Sunday, February 26, 2012


“The best fantasy is written in the language of dreams. It is alive as dreams are alive, more real than real … for a moment at least … that long magic moment before we wake.

Fantasy is silver and scarlet, indigo and azure, obsidian veined with gold and lapis lazuli. Reality is plywood and plastic, done up in mud brown and olive drab. Fantasy tastes of habaneros and honey, cinnamon and cloves, rare red meat and wines as sweet as summer. Reality is beans and tofu, and ashes at the end. Reality is the strip malls of Burbank, the smokestacks of Cleveland, a parking garage in Newark. Fantasy is the towers of Minas Tirith, the ancient stones of Gormenghast, the halls of Camelot. Fantasy flies on the wings of Icarus, reality on Southwest Airlines. Why do our dreams become so much smaller when they finally come true?

We read fantasy to find the colors again, I think. To taste strong spices and hear the songs the sirens sang. There is something old and true in fantasy that speaks to something deep within us, to the child who dreamt that one day he would hunt the forests of the night, and feast beneath the hollow hills, and find a love to last forever somewhere south of Oz and north of Shangri-La.

They can keep their heaven. When I die, I’d sooner go to middle Earth.”
George R.R. Martin

This is a beautiful illustration by David T Wenzel   (you can find more of his lovely stuff on his website)
A long time ago one of my friends said she didn't want to indulge in fantasy because she felt like it was an escape and that she wouldn't have the skills to deal with reality if she was always escaping. I remember feeling so sad for her.
I have recently read The Hunger Games Trilogy, I've read Harry Potter, many of my favorite books are based on Robin Hood and Arthur, and like many others my all time favorite is Tolkien. I've read Silmarillion, The Hobbit, and The Lords or the Rings. If I could get my hands on the other out of print works, I'd read them as well. My friend said that fantasy is an escape, but it's Oh so much more then that.
I love a good story, but they have to be really well done to impress me.  I especially like stories where the lead becomes the hero through the choices he or she makes, and not because it's predestined or chosen for them. For those of you who haven't read The Hunger Games, I won't give it away, but I want to be like Katniss. Her achievement is won through sacrifice and personal loss. She gave up everything to gain something better. It wasn't what she wanted, but she did what she did because it had to be done. I love stories about people who step up and take the challenge even when it seems too hard. Frodo is a similar character. He simply asks what must I do? I think that Frodo's story, as a fictional character, is more based in reality than many real characters I know. Frodo goes on a journey to vanquish an evil. He is small and unskilled, he is scared and unsure of himself, but he finds the courage to step out his door into the unknown. Along the way he finds friends in people he wouldn't have ever trusted. He finds out who his real friends are. He finds out how much he is loved and needed. He finds out how to empathize and feel what the truly wretched have felt. He learns what real evil is and how to recognize goodness. This fantastical story has inspired me to think differently and be creative. I am but a small Hobbit on this planet, but I musn't be afraid to leave the Shire. I would miss out on so much.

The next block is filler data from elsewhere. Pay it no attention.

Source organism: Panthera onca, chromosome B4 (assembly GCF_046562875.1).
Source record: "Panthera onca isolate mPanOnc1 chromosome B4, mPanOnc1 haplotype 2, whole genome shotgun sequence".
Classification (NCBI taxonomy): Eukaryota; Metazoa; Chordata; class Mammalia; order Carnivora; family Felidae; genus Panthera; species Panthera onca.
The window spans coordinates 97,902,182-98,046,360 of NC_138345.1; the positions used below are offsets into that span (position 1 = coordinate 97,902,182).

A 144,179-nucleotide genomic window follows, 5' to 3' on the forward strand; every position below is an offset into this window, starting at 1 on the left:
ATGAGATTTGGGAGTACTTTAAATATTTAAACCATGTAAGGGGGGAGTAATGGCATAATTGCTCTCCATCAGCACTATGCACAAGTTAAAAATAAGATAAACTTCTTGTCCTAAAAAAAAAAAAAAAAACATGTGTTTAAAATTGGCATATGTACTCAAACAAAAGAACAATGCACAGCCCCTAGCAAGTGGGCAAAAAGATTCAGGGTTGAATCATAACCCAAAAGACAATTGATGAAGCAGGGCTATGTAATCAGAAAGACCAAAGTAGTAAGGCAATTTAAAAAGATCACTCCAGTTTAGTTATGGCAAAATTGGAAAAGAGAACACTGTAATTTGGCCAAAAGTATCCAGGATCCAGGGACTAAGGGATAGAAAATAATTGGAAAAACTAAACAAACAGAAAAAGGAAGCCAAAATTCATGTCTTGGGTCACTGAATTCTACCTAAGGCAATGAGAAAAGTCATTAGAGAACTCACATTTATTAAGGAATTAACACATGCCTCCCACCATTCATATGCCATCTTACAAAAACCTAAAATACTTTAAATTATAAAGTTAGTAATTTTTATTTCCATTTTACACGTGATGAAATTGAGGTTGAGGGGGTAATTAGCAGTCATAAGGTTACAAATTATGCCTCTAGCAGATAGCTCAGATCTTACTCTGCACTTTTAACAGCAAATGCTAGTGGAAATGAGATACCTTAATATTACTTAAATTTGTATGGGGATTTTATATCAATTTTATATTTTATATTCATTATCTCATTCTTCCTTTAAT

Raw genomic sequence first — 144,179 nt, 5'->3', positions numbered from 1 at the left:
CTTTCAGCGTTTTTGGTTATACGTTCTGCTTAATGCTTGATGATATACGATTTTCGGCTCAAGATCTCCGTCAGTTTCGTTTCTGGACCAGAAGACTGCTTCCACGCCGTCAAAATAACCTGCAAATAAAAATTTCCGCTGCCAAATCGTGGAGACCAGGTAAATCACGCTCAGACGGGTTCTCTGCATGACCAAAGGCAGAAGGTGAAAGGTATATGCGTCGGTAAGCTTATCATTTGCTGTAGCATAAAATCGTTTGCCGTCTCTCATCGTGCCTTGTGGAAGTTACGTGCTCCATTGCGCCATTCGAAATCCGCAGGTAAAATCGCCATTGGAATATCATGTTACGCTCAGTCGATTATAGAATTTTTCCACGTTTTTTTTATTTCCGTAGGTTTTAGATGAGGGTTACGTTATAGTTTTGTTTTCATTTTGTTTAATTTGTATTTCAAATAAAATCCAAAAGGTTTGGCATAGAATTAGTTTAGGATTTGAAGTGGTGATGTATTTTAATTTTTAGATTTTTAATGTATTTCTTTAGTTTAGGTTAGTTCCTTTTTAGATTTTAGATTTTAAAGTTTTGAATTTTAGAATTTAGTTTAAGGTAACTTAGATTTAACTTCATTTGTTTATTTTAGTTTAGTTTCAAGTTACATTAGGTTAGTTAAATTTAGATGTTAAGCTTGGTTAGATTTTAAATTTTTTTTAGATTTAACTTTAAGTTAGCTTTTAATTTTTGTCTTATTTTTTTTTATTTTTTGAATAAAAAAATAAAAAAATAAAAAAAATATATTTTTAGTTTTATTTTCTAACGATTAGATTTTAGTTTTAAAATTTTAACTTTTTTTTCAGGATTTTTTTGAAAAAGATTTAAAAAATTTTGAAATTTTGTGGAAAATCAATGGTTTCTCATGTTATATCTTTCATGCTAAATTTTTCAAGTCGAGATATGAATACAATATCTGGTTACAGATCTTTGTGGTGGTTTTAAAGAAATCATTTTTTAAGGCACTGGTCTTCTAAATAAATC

Fantasy is always spilling over into my reality. The bright colors of my dreams stay with me, I paint them on my canvases. The spices are in my cooking and my behavior. Someday, I will live in a Hobbit hole. The truth is that anything can be made a reality if it is dreamed and I am a vivid dreamer. I hope that my friend has learned to be one as well. There is magic in fantasy.

Some lessons from the Wise One
I wish it need not have happened in my time," said Frodo.
"So do I," said Gandalf, "and so do all who live to see such times. But that is not for them to decide. All we have to decide is what to do with the time that is given us.”

“Fantasy is escapist, and that is its glory. If a soldier is imprisioned by the enemy, don't we consider it his duty to escape?. . .If we value the freedom of mind and soul, if we're partisans of liberty, then it's our plain duty to escape, and to take as many people with us as we can!”

“We have come from God, and inevitably the myths woven by us, though they contain error, will also reflect a splintered fragment of the true light, the eternal truth that is with God. Indeed only by myth-making, only by becoming 'sub-creator' and inventing stories, can Man aspire to the state of perfection that he knew before the Fall. Our myths may be misguided, but they steer however shakily towards the true harbour, while materialistic 'progress' leads only to a yawning abyss and the Iron Crown of the power of evil.”

“A single dream is more powerful than a thousand realities.”

“There is nothing like looking, if you want to find something. You certainly usually find something, if you look, but it is not always quite the something you were after.”
“Even the smallest person can change the course of the future.”

“I have claimed that Escape is one of the main functions of fairy-stories, and since I do not disapprove of them, it is plain that I do not accept the tone of scorn or pity with which 'Escape' is now so often used. Why should a man be scorned if, finding himself in prison, he tries to get out and go home? Or if he cannot do so, he thinks and talks about other topics than jailers and prison-walls?”
J.R.R. Tolkien

I better stop here before I reveal just how big of a Tolkien geek I really am, though I fear it's already to late for that ;)

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